British soprano Lucy Crowe has parlayed a pair of big substitute-appearance breaks into a flourishing career that encompasses both Baroque and classic 19th century repertory.
A native of England's Staffordshire region, Crowe was inspired to take up singing by an LP of Maria Callas' greatest hits. She started voice lessons at age ten and persisted despite bullying from her classmates, gaining admission to and graduating after six years from the Royal Academy of Music. Crowe won several prizes and made her debut in a Scottish Opera production of Strauss' Der Rosenkavalier. Her career got a major boost in 2007 when, on short notice, she stepped into a production at the English National Opera of Handel's Agrippina in which she enlivened the production of director David McVicar with striptease moves. She continued to perform in both Baroque and Romantic repertory, collaborating with the Orchestra of the Age of Enlightenment, The Sixteen, the King's Consort, and Les Musiciens du Louvre, among others. In the U.S. she sang Mozart's Requiem in D minor, K. 626, with Yannick Nézet-Séguin conducting the Philadelphia Orchestra, and she performed a 2010 concert of Baroque opera at London's Wigmore Hall with Rolando Villazón.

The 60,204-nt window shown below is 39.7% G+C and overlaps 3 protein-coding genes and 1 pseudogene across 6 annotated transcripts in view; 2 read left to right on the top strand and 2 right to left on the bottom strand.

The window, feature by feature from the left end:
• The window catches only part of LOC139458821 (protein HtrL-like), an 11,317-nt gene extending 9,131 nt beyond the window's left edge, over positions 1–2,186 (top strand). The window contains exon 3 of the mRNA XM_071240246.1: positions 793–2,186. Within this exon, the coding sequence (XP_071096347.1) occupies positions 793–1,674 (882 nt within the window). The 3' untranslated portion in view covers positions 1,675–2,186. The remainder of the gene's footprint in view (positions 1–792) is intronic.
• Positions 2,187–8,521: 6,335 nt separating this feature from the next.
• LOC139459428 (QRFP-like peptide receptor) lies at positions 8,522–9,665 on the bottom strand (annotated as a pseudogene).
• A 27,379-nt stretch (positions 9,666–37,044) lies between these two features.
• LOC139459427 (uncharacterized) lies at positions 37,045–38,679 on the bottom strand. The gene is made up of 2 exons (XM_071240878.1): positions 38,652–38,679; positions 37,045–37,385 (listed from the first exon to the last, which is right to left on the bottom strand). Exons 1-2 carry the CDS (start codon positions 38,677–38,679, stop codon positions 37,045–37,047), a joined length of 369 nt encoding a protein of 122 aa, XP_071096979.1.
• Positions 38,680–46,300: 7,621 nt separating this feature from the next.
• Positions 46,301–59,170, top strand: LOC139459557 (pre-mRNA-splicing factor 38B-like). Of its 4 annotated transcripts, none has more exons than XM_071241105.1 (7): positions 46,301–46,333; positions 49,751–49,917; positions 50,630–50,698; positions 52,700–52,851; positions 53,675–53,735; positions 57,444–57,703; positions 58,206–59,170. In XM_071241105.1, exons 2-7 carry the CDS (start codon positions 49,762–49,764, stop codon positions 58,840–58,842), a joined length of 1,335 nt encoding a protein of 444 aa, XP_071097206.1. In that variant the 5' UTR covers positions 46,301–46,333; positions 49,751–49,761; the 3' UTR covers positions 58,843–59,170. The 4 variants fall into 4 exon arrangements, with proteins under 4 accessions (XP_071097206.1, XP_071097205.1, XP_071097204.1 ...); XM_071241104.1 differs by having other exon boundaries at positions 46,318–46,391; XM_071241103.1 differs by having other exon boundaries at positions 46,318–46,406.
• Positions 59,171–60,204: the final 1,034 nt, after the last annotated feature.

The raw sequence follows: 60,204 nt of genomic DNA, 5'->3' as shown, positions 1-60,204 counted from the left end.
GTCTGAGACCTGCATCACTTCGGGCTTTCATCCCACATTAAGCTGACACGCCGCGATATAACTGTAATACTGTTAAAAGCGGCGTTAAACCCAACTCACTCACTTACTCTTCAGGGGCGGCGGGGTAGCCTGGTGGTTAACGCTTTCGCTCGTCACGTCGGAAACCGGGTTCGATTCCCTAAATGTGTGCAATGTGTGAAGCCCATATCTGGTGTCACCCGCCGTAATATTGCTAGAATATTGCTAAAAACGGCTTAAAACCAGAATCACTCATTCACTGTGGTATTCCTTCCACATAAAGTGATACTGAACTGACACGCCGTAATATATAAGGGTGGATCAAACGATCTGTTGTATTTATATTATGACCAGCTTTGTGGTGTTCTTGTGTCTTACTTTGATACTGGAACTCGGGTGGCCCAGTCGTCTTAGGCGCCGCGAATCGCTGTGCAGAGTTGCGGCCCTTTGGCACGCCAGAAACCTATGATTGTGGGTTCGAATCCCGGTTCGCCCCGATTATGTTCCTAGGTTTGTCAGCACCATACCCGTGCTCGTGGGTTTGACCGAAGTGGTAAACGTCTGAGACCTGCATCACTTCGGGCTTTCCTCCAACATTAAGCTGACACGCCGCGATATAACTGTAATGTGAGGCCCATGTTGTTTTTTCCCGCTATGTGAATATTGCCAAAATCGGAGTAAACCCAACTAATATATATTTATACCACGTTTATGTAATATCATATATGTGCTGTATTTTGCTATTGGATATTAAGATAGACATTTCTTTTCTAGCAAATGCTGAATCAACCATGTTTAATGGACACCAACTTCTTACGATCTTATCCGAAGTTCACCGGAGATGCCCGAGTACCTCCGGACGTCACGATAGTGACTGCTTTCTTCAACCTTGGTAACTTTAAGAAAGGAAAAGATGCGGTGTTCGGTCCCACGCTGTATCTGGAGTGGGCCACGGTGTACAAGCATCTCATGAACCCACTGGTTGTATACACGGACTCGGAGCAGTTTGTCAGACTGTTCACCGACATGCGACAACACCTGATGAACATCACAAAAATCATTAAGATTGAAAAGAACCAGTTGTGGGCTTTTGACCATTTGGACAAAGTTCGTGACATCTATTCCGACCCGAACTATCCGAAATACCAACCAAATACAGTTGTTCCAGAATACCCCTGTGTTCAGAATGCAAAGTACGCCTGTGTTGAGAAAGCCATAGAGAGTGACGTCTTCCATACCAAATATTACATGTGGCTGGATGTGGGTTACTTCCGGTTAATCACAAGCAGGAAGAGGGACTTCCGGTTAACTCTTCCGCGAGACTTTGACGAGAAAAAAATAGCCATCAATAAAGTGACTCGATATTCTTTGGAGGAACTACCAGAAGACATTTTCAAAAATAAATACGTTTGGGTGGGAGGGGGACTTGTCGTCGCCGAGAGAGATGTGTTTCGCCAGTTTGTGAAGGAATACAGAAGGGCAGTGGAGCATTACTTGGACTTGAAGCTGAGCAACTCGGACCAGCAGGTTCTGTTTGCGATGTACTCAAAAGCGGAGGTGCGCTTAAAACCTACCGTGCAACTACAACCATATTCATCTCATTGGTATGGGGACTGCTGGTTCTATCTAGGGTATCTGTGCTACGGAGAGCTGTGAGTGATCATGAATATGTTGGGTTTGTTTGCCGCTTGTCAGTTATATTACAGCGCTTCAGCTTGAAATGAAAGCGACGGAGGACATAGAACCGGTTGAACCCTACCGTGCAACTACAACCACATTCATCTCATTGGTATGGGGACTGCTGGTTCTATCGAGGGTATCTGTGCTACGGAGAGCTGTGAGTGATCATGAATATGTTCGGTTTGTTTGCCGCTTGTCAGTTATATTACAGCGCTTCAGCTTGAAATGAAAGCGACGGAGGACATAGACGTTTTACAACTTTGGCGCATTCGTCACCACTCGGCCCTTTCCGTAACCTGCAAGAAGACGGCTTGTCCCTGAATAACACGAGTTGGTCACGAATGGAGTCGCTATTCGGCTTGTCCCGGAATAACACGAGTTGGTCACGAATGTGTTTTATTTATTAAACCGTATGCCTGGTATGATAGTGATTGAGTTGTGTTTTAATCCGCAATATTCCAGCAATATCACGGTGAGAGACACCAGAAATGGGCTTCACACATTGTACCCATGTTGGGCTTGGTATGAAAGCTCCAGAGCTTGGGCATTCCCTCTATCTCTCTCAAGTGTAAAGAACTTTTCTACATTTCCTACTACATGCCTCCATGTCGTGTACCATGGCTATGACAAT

Another major break came in 2012, when she was recommended by conductor John Eliot Gardiner (with whom she had performed Haydn's late oratorios) as a last-minute sub in the role of Gilda for a Royal Opera production of Verdi's Rigoletto. She had never sung the role, and she had given birth to a baby girl just a few months earlier. On the premiere night, she told The Telegraph, "I felt like a bottle of Coke that had been shaken up and was about to explode. I kept bursting into tears — standing in the wings waiting to go on was much more frightening than giving birth." She triumphed, however, and reprised the role of Gilda at the Deutsche Oper Berlin. She returned to the Royal Opera for Donizetti's L'elisir d'amore in 2014. Crowe has appeared on several major recordings of opera and oratorio, including, in 2017, a recording of Martinu's rarely heard English-language The Epic of Gilgamesh under Manfred Honeck and with the Czech Philharmonic Orchestra.